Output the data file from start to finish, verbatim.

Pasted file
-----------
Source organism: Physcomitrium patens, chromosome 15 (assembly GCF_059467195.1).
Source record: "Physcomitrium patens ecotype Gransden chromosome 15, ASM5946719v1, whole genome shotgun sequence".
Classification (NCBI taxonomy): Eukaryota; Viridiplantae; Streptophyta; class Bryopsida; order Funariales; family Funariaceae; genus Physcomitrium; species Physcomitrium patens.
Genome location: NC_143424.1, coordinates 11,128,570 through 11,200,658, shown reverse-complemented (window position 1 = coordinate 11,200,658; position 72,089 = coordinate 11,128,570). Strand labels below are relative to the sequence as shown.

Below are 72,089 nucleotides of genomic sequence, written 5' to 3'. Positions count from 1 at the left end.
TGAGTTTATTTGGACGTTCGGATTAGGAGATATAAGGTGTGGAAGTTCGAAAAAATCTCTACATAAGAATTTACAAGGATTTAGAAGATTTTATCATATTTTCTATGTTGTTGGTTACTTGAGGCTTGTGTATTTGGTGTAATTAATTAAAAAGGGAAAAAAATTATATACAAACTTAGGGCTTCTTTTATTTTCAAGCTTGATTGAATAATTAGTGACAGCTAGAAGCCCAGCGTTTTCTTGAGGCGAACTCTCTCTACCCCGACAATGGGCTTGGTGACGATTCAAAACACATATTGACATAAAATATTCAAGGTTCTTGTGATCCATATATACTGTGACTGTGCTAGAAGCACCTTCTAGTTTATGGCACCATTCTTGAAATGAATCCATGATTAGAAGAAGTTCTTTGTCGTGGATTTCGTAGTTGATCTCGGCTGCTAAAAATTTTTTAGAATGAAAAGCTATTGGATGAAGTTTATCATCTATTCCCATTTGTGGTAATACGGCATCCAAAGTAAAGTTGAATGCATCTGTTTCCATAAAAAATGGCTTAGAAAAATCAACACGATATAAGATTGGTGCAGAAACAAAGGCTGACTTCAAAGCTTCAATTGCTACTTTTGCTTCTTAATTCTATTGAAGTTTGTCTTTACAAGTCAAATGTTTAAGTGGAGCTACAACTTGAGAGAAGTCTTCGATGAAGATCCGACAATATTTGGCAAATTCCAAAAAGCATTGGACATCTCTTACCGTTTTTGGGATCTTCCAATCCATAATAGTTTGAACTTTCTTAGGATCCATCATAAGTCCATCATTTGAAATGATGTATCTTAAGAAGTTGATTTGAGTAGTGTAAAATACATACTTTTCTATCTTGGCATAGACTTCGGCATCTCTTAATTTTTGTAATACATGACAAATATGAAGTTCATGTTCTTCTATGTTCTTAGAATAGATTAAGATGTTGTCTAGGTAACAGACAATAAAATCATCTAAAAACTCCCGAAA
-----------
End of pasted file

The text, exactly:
Source organism: Physcomitrium patens, chromosome 15 (assembly GCF_059467195.1).
Source record: "Physcomitrium patens ecotype Gransden chromosome 15, ASM5946719v1, whole genome shotgun sequence".
Classification (NCBI taxonomy): Eukaryota; Viridiplantae; Streptophyta; class Bryopsida; order Funariales; family Funariaceae; genus Physcomitrium; species Physcomitrium patens.
Genome location: NC_143424.1, coordinates 11,128,570 through 11,200,658, shown reverse-complemented (window position 1 = coordinate 11,200,658; position 72,089 = coordinate 11,128,570). Strand labels below are relative to the sequence as shown.

Below are 72,089 nucleotides of genomic sequence, written 5' to 3'. Positions count from 1 at the left end.
TGAGTTTATTTGGACGTTCGGATTAGGAGATATAAGGTGTGGAAGTTCGAAAAAATCTCTACATAAGAATTTACAAGGATTTAGAAGATTTTATCATATTTTCTATGTTGTTGGTTACTTGAGGCTTGTGTATTTGGTGTAATTAATTAAAAAGGGAAAAAAATTATATACAAACTTAGGGCTTCTTTTATTTTCAAGCTTGATTGAATAATTAGTGACAGCTAGAAGCCCAGCGTTTTCTTGAGGCGAACTCTCTCTACCCCGACAATGGGCTTGGTGACGATTCAAAACACATATTGACATAAAATATTCAAGGTTCTTGTGATCCATATATACTGTGACTGTGCTAGAAGCACCTTCTAGTTTATGGCACCATTCTTGAAATGAATCCATGATTAGAAGAAGTTCTTTGTCGTGGATTTCGTAGTTGATCTCGGCTGCTAAAAATTTTTTAGAATGAAAAGCTATTGGATGAAGTTTATCATCTATTCCCATTTGTGGTAATACGGCATCCAAAGTAAAGTTGAATGCATCTGTTTCCATAAAAAATGGCTTAGAAAAATCAACACGATATAAGATTGGTGCAGAAACAAAGGCTGACTTCAAAGCTTCAATTGCTACTTTTGCTTCTTAATTCTATTGAAGTTTGTCTTTACAAGTCAAATGTTTAAGTGGAGCTACAACTTGAGAGAAGTCTTCGATGAAGATCCGACAATATTTGGCAAATTCCAAAAAGCATTGGACATCTCTTACCGTTTTTGGGATCTTCCAATCCATAATAGTTTGAACTTTCTTAGGATCCATCATAAGTCCATCATTTGAAATGATGTATCTTAAGAAGTTGATTTGAGTAGTGTAAAATACATACTTTTCTATCTTGGCATAGACTTCGGCATCTCTTAATTTTTGTAATACATGACAAATATGAAGTTCATGTTCTTCTATGTTCTTAGAATAGATTAAGATGTTGTCTAGGTAACAGACAATAAAATCATCTAAAAACTCCCGAAA